Search Images Maps Play YouTube News Gmail Drive More »
Sign in
Screen reader users: click this link for accessible mode. Accessible mode has the same essential features but works better with your reader.

Patents

  1. Advanced Patent Search
Publication numberUS20090050032 A1
Publication typeApplication
Application numberUS 11/892,620
Publication dateFeb 26, 2009
Filing dateAug 24, 2007
Priority dateAug 24, 2007
Also published asUS7849803
Publication number11892620, 892620, US 2009/0050032 A1, US 2009/050032 A1, US 20090050032 A1, US 20090050032A1, US 2009050032 A1, US 2009050032A1, US-A1-20090050032, US-A1-2009050032, US2009/0050032A1, US2009/050032A1, US20090050032 A1, US20090050032A1, US2009050032 A1, US2009050032A1
InventorsJames R. Conley
Original AssigneeCentury Furniture, Llc
Export CitationBiBTeX, EndNote, RefMan
External Links: USPTO, USPTO Assignment, Espacenet
Expandable table and center alignment assembly for such an expandable table
US 20090050032 A1
Abstract
An expandable table of the type in which a number of table top sections are caused to move outwardly and expand upon rotation of the table top and a center alignment assembly for such an expandable table. The center alignment assembly includes a first plate member adapted to be secured to a center portion of a guide plate of the expandable table, a plurality of fasteners arranged to be attached to the plate member to define a plurality of receiving structures, and a plurality of second plate members adapted to be secured to each of a plurality of separate table top sections moveably arranged over a top surface of the guide plate, wherein each of the plurality of second plate members includes a projecting member adapted to be received in one of the receiving structures.
Images(19)
Previous page
Next page
Claims(13)
1. An expandable table defining a central axis, comprising:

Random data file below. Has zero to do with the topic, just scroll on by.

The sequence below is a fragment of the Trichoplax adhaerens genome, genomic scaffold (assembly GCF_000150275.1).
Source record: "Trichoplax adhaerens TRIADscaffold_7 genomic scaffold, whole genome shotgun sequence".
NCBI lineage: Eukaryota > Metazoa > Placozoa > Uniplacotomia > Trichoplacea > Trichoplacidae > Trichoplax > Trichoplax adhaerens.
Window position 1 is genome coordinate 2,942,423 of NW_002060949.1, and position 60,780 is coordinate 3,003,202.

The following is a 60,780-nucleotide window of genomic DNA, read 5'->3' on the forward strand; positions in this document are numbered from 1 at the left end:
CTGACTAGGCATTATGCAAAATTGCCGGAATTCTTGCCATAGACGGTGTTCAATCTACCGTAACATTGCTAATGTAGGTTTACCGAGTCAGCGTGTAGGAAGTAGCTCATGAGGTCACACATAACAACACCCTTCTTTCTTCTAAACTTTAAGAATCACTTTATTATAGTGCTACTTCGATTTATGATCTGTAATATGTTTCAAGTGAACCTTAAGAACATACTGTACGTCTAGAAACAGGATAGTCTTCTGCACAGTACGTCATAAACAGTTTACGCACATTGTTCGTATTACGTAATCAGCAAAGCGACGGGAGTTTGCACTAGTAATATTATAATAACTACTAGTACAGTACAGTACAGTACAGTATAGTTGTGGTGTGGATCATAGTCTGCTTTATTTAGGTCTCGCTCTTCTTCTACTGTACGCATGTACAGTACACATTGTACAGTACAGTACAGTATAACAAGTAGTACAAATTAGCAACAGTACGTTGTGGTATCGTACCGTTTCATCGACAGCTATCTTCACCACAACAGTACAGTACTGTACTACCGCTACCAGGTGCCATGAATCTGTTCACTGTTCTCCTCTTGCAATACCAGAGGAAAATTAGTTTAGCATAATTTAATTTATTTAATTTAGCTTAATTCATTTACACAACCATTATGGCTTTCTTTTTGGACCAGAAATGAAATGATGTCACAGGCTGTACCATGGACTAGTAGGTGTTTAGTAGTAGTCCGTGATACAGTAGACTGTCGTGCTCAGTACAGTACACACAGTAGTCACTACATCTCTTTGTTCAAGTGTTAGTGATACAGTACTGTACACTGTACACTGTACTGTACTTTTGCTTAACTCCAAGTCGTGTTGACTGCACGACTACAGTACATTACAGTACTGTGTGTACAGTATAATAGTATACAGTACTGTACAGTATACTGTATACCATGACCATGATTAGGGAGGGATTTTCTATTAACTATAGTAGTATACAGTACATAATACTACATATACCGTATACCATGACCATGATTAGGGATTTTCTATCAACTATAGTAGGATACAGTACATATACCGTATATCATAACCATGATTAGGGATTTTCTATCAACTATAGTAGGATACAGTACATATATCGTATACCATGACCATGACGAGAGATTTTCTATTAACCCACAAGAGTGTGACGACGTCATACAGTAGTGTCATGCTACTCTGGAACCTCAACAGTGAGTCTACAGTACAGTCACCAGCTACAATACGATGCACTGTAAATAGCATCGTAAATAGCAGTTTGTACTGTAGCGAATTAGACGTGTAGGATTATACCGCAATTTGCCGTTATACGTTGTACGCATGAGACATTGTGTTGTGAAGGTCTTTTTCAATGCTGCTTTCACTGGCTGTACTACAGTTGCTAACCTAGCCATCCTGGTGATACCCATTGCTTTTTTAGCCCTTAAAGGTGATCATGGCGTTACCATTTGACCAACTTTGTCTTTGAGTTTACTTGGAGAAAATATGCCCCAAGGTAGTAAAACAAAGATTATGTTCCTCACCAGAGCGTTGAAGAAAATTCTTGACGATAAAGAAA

a table support structure;
a guide plate mounted on the table support structure;
a plurality of separate table top sections moveably arranged over a top surface of the guide plate between a first closed position and a second expanded position; and
a center alignment assembly comprising:
a first plate member secured to a center portion of the guide plate;
a plurality of fasteners attached to the first plate member and arranged to define a plurality of receiving structures; and
a plurality of second plate members, each second plate member secured to one of the plurality of separate table top sections and including a projecting member adapted to be received in one of the receiving structures when the plurality of separate table top sections are in the first closed position.
2. The expandable table of claim 1, wherein the plurality of fasteners are bolts.
3. The expandable table of claim 1, wherein a top surface of the first plate member is arranged substantially flush with the top surface of the guide plate.
4. The expandable table of claim 1, wherein each projecting member is integrally formed on an edge of each of the second plate members and each second plate member is attached to a bottom surface of one of the separate table top sections.
5. The expandable table of claim 1, wherein the table top sections form a substantially contiguous table top when in the first closed position.
6. The expandable table of claim 1, further comprising a plurality of table leaves, each table leaf being constructed and arranged to be removably mounted on the guide plate between respective table top sections when the table top sections are in the second expanded position.
7. The expandable table of claim 6, wherein the table leaves form a substantially contiguous table top with the table top sections when the table top sections are in the second expanded position.
8. The expandable table of claim 6, wherein each table leaf includes a third plate member including a projecting member adapted to be received in one of the receiving structures when the plurality of separate table top sections are in the second expanded position.